Robert in ‘Phi Beta Cons’ on Controversies Surrounding Visiting Speakers
FIRE Senior Vice President Robert Shibley was recently invited to become a regular blogger for “Phi Beta Cons” at National Review Online, and, true to form, he’s already covered some important points about recent controversies surrounding speakers visiting college and university campuses.
Yesterday, Robert warned of a policy passed in February by the University of Tennessee’s (UT’s) board of trustees that would require visiting speakers to be sponsored by university faculty or a student group. While colleges and universities may place restrictions on outside speakers that would not be constitutional as applied to their own students and faculty, the UT community should take this development as a sign that the Board of Trustees is willing to craft new rules in order to effectively keep out viewpoints it doesn’t like. Regarding the campus street preachers whose presence on campus prompted the policy, Robert asks:
Why do colleges persist in infantilizing students by taking steps to shield them from these people? Do they really believe there will be no anti-gay (or anti-whatever) sentiment once these preachers are banned from campus? Do they think they are doing students a favor by leaving them unprepared to deal with dissent?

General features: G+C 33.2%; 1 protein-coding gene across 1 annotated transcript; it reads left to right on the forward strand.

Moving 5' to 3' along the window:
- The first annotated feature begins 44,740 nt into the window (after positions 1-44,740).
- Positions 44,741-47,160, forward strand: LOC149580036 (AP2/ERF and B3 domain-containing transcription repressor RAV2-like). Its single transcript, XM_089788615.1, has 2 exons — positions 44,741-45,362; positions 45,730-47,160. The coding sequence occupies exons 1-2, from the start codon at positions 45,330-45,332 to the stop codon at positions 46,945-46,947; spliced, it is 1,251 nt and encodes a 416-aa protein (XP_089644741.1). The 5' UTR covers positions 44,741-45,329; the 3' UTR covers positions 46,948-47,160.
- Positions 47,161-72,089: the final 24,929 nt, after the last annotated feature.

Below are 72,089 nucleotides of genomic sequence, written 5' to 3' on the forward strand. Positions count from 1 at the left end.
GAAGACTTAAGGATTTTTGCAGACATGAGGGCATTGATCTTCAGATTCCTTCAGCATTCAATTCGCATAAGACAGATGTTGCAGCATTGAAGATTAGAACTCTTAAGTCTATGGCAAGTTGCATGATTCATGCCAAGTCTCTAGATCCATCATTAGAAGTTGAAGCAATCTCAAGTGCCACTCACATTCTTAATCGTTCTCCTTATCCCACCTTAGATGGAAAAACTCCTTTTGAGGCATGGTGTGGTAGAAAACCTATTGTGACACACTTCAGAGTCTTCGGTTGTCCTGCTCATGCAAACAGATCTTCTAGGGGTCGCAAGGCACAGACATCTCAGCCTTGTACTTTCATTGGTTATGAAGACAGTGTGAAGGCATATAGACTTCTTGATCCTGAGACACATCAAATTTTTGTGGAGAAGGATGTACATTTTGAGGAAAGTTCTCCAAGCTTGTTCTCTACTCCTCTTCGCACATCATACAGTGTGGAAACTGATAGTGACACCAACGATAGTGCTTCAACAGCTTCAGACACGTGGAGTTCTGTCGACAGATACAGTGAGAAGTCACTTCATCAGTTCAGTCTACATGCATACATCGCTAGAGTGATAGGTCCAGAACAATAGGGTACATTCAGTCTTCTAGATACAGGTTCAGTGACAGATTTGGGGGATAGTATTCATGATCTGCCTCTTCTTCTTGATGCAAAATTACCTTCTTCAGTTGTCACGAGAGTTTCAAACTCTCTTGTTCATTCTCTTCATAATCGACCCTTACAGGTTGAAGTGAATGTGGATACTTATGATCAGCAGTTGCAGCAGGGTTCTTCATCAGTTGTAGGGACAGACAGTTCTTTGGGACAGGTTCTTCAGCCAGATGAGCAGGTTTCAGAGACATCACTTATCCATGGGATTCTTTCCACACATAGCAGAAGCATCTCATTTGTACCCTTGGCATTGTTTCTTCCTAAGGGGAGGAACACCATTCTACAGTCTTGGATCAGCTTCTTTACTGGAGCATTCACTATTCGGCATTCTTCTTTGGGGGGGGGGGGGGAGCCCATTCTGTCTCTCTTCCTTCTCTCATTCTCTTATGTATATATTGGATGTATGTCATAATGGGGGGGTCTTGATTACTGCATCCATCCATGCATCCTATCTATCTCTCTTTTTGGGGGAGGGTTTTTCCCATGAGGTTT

Earlier this month, Robert commented on a particularly ridiculous result of what FIRE has been calling “disinvitation season”—students and faculty pressuring schools to exclude potentially wise advice from experts about their fields because they have expressed a politically incorrect viewpoint on a wholly separate topic. For example, multimillionaire engineers and entrepreneurs Greg and Susan Gianforte were invited to speak at Montana Tech’s commencement ceremony, but faculty and students made plans to boycott the speeches because of the couple’s views on creationism and homosexuality. Robert wrote of Mr. Gianforte:
He’s there to talk about his experience in business and technology, a subject that he obviously knows plenty about. More importantly, though, a college or university is supposed to expose people to views they might not have heard before or with which they might not be comfortable.